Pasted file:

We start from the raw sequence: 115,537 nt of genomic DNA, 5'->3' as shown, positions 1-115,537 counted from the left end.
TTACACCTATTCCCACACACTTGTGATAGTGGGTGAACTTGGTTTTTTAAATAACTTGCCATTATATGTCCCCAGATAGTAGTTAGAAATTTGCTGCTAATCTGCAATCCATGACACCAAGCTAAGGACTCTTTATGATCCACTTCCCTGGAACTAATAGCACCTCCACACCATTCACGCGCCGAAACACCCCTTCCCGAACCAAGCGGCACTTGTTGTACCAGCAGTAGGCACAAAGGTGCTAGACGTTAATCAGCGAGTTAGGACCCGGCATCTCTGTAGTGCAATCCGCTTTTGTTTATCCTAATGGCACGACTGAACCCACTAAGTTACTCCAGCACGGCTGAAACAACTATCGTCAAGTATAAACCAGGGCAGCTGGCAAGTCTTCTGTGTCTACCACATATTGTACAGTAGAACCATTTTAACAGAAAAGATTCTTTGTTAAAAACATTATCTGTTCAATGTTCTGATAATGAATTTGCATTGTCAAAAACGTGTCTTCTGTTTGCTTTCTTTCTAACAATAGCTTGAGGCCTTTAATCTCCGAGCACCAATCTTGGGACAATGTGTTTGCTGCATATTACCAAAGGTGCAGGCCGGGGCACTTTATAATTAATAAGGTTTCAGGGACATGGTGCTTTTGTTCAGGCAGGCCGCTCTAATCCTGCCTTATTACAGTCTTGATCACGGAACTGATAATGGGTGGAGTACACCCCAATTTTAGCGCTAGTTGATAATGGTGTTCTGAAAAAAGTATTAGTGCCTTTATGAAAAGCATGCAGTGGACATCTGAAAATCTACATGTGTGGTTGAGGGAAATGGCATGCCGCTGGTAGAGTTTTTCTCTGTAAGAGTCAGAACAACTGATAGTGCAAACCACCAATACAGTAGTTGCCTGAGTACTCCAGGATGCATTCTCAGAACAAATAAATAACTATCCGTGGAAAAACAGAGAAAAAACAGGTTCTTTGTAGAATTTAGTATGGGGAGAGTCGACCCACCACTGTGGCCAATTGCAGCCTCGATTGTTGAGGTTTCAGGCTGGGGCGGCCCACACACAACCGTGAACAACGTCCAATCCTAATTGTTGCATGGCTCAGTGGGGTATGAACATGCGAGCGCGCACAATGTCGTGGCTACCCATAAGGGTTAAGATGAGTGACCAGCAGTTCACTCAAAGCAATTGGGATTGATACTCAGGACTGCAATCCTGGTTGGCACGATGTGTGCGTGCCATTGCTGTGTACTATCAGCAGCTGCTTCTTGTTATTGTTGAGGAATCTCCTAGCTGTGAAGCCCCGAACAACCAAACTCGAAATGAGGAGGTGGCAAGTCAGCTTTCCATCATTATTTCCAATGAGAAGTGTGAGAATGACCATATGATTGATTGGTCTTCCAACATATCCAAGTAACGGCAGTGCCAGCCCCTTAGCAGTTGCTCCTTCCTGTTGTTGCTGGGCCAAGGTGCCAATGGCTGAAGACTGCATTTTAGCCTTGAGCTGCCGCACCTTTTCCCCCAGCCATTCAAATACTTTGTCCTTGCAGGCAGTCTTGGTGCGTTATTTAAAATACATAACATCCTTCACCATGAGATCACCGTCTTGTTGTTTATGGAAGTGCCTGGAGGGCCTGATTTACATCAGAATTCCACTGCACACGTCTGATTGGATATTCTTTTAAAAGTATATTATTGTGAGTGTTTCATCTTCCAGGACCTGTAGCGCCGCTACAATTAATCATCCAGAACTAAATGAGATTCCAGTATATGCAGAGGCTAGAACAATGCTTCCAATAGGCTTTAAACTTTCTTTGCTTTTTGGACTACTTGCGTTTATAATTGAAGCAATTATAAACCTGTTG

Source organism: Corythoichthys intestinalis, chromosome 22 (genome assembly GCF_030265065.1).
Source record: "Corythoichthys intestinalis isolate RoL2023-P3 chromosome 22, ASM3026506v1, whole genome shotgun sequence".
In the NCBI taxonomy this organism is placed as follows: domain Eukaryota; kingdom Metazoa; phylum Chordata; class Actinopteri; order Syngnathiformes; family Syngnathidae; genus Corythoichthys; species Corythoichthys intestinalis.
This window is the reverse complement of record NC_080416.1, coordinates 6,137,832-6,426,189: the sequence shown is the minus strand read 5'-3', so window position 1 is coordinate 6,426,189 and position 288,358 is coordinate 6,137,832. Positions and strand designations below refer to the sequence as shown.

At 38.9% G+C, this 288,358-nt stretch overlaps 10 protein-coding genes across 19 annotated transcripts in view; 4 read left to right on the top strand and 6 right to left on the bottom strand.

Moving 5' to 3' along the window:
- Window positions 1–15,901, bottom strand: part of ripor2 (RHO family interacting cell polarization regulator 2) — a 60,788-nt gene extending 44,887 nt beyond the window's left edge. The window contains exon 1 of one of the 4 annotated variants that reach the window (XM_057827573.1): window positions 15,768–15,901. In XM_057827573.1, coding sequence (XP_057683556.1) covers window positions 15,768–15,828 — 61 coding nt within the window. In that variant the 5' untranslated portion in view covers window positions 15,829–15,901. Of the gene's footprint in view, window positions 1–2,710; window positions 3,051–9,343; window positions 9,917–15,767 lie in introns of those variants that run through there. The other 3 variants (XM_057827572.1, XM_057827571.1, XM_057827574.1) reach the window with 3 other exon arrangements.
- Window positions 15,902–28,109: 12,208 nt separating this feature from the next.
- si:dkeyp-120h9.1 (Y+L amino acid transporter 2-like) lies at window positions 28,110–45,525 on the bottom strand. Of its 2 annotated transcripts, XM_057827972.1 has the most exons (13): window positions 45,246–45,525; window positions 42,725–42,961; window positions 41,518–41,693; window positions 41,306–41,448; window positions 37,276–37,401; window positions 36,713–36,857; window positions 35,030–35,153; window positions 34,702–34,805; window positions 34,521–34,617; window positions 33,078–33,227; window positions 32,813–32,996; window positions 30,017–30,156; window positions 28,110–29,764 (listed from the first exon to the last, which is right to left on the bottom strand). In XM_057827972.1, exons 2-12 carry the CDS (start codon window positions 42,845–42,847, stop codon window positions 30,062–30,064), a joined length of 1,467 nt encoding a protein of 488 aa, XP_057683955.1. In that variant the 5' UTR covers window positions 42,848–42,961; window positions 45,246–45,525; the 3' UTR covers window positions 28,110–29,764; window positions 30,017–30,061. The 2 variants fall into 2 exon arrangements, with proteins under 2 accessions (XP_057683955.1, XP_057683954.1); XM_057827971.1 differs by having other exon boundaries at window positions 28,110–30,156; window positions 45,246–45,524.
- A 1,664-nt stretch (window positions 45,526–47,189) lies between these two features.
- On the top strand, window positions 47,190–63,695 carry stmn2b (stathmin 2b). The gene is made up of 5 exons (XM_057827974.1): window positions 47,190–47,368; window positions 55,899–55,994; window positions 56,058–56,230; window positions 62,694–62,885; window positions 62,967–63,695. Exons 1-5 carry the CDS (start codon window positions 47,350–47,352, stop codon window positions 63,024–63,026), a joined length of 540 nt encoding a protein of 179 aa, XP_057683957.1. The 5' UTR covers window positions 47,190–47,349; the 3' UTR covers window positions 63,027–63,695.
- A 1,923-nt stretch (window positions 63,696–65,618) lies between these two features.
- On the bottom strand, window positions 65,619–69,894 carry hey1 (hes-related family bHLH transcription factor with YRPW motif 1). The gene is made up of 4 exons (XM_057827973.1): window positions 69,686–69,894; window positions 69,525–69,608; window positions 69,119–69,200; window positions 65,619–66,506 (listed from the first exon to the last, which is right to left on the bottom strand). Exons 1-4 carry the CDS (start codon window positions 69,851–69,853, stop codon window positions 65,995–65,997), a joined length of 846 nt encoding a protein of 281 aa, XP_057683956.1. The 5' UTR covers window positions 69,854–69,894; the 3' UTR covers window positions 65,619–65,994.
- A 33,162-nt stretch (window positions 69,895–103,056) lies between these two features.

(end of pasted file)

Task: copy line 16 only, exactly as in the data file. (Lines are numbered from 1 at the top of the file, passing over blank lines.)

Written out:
- A 33,162-nt stretch (window positions 69,895–103,056) lies between these two features.